I know that those might be a little obtuse or they're hard to understand let me just give you an example and make it a little bit easier. So let's talk about national defense and let's take the country of France. So in France, we've got a country with a military and so forth. Now let's say somebody from Spain moves to France. By that when that person moves to France he is not making it harder for anybody else in France to get national defense. He is not interfering with anybody who already lives in France and their enjoyment of France's national defense. Now let me give you an example of something that would be a rival risk. Let's say an apple or a fish, if I eat an apple or I eat a fish then that's one less Apple or fish that somebody else could eat. So its rival risk now when this person moves to France they're not preventing anyone who lives in France from enjoying that benefit of that National Defense. So that's what it means by rival risks.

Non-excludable is that if this person moved to France it would be very hard to say "We're going to have our military in France defend everybody except this person." So what leads to these two properties of public goods is going to create an issue which is called a free-rider problem. The free-rider problem is because of these two characteristics of the public good of this national defense in this example but there are other types, this person who's moving to France they have no incentive to pay any money for national defense unless you tax them and force them to do it. Which are you know the government's getting involved but just voluntarily this person would not pay for this public good.

Free-Ridding Problem

They're not going to pay any money so they will free ride and the reason is they don't have to pay you can't exclude them from getting national defense. If other people are paying for national defense and there's a military and France gets attacked this person will enjoy the benefits of having the military whether they paid any money or not. So because of that way that the public goods are they will either be undersupplied so you won't have enough of them or there won't be any supply of the public good at all and so then people would say well the government can come in and play a role by taxing people taxing this person and everybody else and forcing them to pay for the public good.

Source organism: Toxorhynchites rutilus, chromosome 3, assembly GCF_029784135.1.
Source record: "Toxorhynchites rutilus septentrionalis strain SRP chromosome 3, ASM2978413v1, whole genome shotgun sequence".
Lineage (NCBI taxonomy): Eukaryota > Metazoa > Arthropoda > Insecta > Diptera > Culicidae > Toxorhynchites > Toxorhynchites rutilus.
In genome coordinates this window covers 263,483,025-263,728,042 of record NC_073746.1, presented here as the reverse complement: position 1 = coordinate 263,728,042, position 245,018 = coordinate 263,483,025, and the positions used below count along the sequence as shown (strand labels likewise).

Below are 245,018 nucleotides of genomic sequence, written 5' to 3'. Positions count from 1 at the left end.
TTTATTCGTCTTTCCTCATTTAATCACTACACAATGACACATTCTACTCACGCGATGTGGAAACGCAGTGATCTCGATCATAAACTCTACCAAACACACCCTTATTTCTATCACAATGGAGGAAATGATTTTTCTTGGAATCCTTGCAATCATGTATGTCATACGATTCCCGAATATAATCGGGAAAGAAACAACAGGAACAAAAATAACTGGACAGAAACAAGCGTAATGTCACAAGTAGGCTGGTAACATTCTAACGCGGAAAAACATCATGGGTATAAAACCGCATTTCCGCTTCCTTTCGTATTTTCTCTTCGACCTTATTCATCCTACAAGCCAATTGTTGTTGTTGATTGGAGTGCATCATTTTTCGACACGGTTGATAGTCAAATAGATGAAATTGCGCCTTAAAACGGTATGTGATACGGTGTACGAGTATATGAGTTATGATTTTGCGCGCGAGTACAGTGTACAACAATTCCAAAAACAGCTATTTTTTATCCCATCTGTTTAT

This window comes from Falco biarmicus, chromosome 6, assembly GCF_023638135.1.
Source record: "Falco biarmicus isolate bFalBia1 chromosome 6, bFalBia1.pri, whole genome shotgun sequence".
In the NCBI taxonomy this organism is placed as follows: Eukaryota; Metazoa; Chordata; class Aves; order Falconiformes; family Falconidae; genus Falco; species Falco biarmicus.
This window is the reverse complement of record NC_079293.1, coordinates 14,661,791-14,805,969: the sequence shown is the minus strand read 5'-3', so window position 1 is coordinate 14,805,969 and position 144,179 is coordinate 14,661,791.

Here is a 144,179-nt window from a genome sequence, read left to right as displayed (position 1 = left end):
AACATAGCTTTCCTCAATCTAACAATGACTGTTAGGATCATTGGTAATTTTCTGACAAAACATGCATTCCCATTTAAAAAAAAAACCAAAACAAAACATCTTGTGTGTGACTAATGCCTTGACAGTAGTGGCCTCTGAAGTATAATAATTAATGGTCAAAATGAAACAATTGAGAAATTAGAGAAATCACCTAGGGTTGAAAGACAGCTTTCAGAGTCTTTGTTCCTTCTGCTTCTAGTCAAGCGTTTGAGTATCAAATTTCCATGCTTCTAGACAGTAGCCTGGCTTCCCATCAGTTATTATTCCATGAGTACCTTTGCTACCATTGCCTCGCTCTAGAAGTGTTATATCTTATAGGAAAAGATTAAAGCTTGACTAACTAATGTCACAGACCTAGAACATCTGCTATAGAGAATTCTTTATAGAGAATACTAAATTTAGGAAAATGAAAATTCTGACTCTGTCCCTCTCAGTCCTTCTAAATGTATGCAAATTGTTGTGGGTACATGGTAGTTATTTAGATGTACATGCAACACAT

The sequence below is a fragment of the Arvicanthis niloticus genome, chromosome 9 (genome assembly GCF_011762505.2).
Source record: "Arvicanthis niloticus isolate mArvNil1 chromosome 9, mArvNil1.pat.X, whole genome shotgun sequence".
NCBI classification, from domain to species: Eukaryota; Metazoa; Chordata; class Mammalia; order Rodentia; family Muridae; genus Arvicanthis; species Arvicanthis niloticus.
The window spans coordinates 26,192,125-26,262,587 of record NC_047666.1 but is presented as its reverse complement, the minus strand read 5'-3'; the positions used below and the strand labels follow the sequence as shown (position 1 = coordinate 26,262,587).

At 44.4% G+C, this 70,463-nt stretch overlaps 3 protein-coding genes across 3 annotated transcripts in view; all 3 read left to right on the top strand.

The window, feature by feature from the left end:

Market Failure for Monopoly

Now you will also have a market failure when you have a monopoly situation and a monopoly is a situation where you have a single firm by itself that is supplying the entire market. So if there's just one firm that you can buy goods or services or whatever then you have a monopoly. What this really is? It is a failure of competition. 

What are the Reasons for Monopoly?

The reason for this problem is when you have competition you have a situation with perfect competition, you'd actually have where firms are price takers. So they just have to take the prices given no single firm can influence the price and so what will happen is all the firm's they'll just take set the price equal to the marginal cost of the product. When there's just one firm when there's a monopolist then the monopolist can say "How many of these goods I produce affects the price, so I can set price in a sense by how much I produce and so I will set the price higher than the marginal cost." 

Now the monopolist can't just pick up just about outrageous price that no one will pay because of elasticity of demand. We'll talk about that in another article but just for right now understand that the monopolist can set a higher price than the perfect competition market. Now that's good for the monopolist so as the producer the monopolist is going to have more gains from that but consumers are going to lose out and actually on a net basis society will be worse off. It's because of the monopolies there's a lack of competition and they can charge a higher price so which leads to a market failure.

Market Failure for Incompleteness